Negative musing: FT still too slow to communicate. 2020 Financial report submitted to ASIC on 16th February 2021 but still not on FT website. Strategic Plan 2019-2023 is mentioned in financial report but not yet released on website. Time for the President to do his job and put some action behind the following words in the financial report:

"The directors believe that appropriate policy and procedures, effective communication that keep all stakeholders educated, informed and aware of our activities, ..... are essential elements of our strategy."

Anonymous said...

Walter the kick off has always been confusing. My guess is that the reason the ball is played back immediately is that the team retains possession. Prior to the law change most teams would pass the ball forward the circumference of the ball to a teammate alongside and then immediately play it back anyway. Its no different.

Brian Young said...

Wrt k.o. Most were illegal anyway. Rarely did players stay in their own half of the field, with the players taking it standing astride, one foot in each half.

Brian Young said...

Young the Devil's Advocate: In the case of an own goal, which player is the scorer and which is the assist(er)?

Anonymous said...

Talk the talk but done walk the walk.

Aslan said...

While you are on the subject of coverage, if there are any of the camera operators reading this thread, can you please give us a wider angle of the play.

We appreciate that you want to give us close ups of the players, but we really want to see the game as a whole.
The off-the-ball runs, the positioning, and general shape of the team, etc.
We can't see any of that with the narrow angle of vision that you give us.

Anonymous said...

Matthew Rhodes and Paul Hunt would be a super pair in commentary be a great partnership .

Walter said...

Anonymous 4.01pm and Brian Young. I take your point, but surely it's up to the referee to enforce the laws. Many don't. A good example is the matter of how long a goalkeeper can hold onto the ball. The law says 6 seconds, but how many referees enforce this? I haven't seen any. Enforcing it would make things very exciting and it would certainly prompt keepers to get rid of the ball quickly.

Anonymous said...

Walter, you read my mind.

When I was reading the section about the laws and rules of the game, the first thing that came into my mind was the rule about how long a goalkeeper could hold into the ball.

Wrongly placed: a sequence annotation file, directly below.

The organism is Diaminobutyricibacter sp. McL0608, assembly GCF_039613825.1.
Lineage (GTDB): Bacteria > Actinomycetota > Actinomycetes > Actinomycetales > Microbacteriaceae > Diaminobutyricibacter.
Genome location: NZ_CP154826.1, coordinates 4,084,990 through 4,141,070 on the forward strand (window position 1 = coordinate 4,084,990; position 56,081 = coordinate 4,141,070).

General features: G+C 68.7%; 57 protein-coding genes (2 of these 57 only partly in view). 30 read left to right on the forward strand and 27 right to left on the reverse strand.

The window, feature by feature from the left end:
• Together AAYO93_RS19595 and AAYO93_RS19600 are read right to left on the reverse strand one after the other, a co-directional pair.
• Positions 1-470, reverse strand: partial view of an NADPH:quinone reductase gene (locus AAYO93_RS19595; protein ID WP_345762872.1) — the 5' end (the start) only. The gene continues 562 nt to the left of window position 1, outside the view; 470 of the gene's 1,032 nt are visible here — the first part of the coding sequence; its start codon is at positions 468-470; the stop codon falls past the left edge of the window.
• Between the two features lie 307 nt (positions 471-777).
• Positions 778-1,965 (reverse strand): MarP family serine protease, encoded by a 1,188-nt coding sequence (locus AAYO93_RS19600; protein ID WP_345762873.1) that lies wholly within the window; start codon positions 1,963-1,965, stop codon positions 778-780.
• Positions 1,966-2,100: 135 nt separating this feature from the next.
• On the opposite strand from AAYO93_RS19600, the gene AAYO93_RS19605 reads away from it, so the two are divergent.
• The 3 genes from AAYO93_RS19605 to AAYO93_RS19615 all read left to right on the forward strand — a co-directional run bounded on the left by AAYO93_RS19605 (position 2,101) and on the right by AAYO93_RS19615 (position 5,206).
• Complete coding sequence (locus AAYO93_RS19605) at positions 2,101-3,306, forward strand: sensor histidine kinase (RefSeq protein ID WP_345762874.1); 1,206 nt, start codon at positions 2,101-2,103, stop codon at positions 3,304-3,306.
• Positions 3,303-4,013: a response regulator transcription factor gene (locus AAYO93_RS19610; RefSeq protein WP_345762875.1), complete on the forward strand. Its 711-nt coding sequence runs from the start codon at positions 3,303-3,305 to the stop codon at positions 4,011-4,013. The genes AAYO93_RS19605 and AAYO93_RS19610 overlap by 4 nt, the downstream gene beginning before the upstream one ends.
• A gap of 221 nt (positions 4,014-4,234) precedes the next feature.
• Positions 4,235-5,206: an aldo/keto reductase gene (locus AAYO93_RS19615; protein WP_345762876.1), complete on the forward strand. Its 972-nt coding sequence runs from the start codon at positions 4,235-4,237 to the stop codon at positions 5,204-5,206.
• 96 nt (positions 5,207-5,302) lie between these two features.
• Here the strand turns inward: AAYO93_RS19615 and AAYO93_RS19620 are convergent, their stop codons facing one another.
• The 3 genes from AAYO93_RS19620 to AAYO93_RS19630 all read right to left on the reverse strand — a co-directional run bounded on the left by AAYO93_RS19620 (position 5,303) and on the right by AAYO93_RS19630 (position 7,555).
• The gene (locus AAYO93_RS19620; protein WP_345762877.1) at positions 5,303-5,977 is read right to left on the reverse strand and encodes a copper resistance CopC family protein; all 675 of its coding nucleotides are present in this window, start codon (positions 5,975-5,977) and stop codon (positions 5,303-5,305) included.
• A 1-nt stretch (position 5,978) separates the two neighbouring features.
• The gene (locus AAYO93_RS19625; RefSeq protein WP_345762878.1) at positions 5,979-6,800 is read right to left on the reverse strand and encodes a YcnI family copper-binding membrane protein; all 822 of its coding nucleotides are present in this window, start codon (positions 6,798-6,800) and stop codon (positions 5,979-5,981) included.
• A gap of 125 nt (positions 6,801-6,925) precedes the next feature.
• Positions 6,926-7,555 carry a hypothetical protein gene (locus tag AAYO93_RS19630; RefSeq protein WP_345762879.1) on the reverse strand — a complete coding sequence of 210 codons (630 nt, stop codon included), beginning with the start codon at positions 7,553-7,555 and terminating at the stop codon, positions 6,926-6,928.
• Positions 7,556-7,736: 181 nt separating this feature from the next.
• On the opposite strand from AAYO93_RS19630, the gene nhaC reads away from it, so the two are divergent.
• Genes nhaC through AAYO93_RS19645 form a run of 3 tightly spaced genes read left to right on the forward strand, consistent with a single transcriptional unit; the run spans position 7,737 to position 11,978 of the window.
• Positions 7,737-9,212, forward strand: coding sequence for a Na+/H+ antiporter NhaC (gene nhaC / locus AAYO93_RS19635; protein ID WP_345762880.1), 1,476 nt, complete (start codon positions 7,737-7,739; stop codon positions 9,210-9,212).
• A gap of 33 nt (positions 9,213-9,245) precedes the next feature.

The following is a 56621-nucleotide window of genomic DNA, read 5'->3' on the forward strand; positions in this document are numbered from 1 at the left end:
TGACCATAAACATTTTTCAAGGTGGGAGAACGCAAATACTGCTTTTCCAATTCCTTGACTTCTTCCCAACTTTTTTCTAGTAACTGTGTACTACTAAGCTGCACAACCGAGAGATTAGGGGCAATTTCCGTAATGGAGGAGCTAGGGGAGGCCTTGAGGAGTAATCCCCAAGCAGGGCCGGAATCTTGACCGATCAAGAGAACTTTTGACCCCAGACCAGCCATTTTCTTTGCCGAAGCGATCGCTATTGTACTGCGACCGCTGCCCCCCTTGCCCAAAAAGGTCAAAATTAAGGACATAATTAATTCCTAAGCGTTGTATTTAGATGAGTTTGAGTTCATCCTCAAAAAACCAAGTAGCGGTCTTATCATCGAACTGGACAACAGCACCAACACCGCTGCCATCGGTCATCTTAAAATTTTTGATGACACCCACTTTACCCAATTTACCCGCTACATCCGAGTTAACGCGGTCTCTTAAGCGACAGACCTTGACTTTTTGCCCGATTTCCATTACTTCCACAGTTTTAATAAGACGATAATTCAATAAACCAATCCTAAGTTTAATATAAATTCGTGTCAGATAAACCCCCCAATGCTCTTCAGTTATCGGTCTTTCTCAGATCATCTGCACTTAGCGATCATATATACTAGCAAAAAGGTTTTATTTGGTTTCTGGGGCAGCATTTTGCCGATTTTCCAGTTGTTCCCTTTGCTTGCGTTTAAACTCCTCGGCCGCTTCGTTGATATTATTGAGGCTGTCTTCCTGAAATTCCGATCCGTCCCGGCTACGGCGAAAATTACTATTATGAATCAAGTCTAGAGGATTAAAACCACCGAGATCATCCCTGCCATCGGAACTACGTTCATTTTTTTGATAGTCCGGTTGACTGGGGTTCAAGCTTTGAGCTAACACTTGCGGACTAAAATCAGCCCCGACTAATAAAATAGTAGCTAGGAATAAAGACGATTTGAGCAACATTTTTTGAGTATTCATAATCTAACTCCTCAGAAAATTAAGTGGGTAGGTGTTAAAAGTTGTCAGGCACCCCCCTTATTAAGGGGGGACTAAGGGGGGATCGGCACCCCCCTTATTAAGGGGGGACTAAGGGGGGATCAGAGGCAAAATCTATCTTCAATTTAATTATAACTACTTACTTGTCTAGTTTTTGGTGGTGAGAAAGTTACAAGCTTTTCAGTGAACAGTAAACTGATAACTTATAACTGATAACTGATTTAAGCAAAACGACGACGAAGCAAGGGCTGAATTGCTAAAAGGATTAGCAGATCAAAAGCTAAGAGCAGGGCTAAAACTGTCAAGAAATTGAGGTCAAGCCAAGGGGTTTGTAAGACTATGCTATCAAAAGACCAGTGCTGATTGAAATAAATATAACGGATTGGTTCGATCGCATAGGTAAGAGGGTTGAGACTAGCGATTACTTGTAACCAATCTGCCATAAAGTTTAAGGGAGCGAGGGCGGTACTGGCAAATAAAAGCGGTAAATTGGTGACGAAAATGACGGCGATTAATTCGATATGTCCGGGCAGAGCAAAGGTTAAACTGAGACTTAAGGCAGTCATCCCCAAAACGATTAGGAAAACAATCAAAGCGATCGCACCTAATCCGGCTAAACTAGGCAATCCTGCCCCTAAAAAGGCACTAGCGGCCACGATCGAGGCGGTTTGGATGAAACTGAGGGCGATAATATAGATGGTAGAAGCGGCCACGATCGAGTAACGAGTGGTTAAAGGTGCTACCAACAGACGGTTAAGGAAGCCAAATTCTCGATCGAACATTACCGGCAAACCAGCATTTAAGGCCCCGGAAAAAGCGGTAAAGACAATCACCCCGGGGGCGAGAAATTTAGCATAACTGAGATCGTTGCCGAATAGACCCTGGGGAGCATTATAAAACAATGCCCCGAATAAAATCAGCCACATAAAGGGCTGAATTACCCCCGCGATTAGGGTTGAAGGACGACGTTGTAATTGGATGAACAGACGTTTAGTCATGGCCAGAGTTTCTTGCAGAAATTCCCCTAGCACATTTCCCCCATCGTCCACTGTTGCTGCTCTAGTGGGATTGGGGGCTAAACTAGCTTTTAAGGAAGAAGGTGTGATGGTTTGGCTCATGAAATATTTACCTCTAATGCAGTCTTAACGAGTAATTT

So much so that I spent my morning at work looking up this exact rule as I thought that it had been done away with while I was watching the premier league last night.

The goalkeepers seem to hold onto the ball for 20 to 30 seconds each time which was ludicrous.

If the rules are not there to be enforced, then what is the point of having them.

Mr Darcy said...

no comment ...
some numbers do tell a story.

Anonymous said...

A few years ago I did stats on time wasted during a match, about 55% on average was the time wasted, that's more than a complete half!!!! One game I covered had believe it or not 85 throw ins. Some of us may dislike AFL but at least you can't waste time. Maybe how to reduce stoppage time would provide more entertainment and less messing about?

Anonymous said...

Mr Darcy.
When some teams cant play they resort to alternative tactics.

Brian Young said...

Use the NBL method. Signal when the ball is in play by dropping a vertical arm to the horizontal position to restart play. Players could cavort all they like by rolling on the ground & crying. No time would be lost.

Brian Young said...

Keepers claim the ball, then flop forwards with it & wait; it's a timewasting rort.

Anonymous said...

While we are on the subject of goalkeepers, why has the art of catching a ball disappeared.

I was watching the Chelsea and Manchester city game and the Chelsea goalkeeper preferred to "spectacularly" help the ball over the cross bar when it would have been easier to catch it as it was a good height and he had about 4 kilometres to see the ball coming so why not attempt to catch it.
It drives me crazy.
Just catch the bloody thing. Using your hands is meant to be the advantage, not giving up a corner from it.

Granted that the ball has changed over the years and will assist the player shooting more as they tend to swerve more these days but still, give it a go to try and catch it.
Rant over.

Anonymous said...

May 11, 2021 at 9:53 PM

You answered your own question at the end.

Firstly, you probably don't realise how quick the balls are going at the keeper on TV. Nor can the TV probably pick up on the swerve.

Why risk dropping it, when you can safely punch it over the bar?

There is a reason the keeper (Likely Mendy?) is playing EPL.. I would trust him..